The HR Director decided that there were two main areas in which the HR strategy should be developed: learning and development (which would include talent management) and reward management. These areas was headed by a senior manager as two of the core members of the company’s centre of expertise (the other was the head of employee relations – the company is strongly unionized at sales assistant level in stores). An HR service centre was managed by the head of HR services and an HR business partner had a senior post in each of the company’s eight regions (including the international operation), reporting to the regional or international director. The larger stores had an HR adviser. Smaller stores had to rely on help from region and the company HR service centre. The distribution centres each had an HR adviser reporting to the distribution manager.
The heads of learning and development and of reward were both asked to produce a proposal on the strategy the company should develop. The head of learning and development (a new appointment) was asked to focus on the stores at this stage as this was where the major business problems were occurring. She established the following facts about what was happening:
● A recent leadership survey carried out by the head of employee relations identified weak team leadership skills at all organizational levels but particularly in stores.
● Stores managers are all exposed to a three-day leadership course run by the head of training but the process is never followed through.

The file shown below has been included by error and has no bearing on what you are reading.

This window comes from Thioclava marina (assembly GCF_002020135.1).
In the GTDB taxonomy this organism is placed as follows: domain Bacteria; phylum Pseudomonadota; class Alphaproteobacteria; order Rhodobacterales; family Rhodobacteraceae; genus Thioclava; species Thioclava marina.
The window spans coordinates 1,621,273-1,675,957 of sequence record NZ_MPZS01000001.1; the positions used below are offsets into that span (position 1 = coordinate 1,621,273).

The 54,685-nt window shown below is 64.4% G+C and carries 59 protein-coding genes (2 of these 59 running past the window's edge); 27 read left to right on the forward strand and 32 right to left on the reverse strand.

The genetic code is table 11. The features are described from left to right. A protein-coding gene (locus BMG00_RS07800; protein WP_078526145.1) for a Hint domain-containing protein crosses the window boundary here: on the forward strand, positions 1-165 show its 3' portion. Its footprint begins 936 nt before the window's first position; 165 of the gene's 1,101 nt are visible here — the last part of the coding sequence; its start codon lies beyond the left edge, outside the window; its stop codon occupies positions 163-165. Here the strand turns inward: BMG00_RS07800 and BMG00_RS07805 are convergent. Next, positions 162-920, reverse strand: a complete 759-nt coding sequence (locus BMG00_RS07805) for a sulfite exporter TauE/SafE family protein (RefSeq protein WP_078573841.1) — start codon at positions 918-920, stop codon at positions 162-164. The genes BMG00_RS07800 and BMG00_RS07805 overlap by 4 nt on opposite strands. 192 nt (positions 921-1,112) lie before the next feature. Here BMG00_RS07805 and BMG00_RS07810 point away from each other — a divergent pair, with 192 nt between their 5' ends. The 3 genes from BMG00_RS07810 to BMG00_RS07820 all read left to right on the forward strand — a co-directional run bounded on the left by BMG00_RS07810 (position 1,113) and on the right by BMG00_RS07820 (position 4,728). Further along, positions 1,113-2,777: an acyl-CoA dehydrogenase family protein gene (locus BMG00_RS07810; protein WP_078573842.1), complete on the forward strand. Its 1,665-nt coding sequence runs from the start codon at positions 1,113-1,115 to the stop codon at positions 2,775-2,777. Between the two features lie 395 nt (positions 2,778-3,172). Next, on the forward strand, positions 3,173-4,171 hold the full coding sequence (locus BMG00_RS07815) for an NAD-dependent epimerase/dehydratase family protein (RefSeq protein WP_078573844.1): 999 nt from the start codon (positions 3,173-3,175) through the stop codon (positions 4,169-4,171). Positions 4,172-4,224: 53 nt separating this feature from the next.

● Team leaders also attended a three-day team management course run by the head of training.
● A standard one-day induction course was provided for newly engaged sales assistants but no attempt had been made to EVAluate its impact or to follow it up.
● No use was made of e-Learning nor, apparently, had there been any attempt to develop a blended learning approach.
● The HR business partners at regional level were mainly preoccupied with recruitment and employee relations issues.
● The HR advisers in the larger stores were also mainly concerned with recruitment and dealing with day-to-day problems; they ran the induction course but there was evidence that many of them were not particularly good at it; in the smaller stores a senior team leader ran the course, again with mixed results.
● A performance appraisal scheme for team leaders and stores managers had been introduced two years ago; it was very much a top-down affair, focusing on identifying weaknesses rather than identifying development needs.
● There was no process of personal development planning or mentoring.
● Customer service levels had been consistently high until fairly recently but surveys showed that they were now declining – not alarmingly but causing considerable concern to the director of stores operations.
On the basis of the above information, draw up a learning and development strategy for HI, indicating what steps are necessary to introduce it and how it would support the business strategy.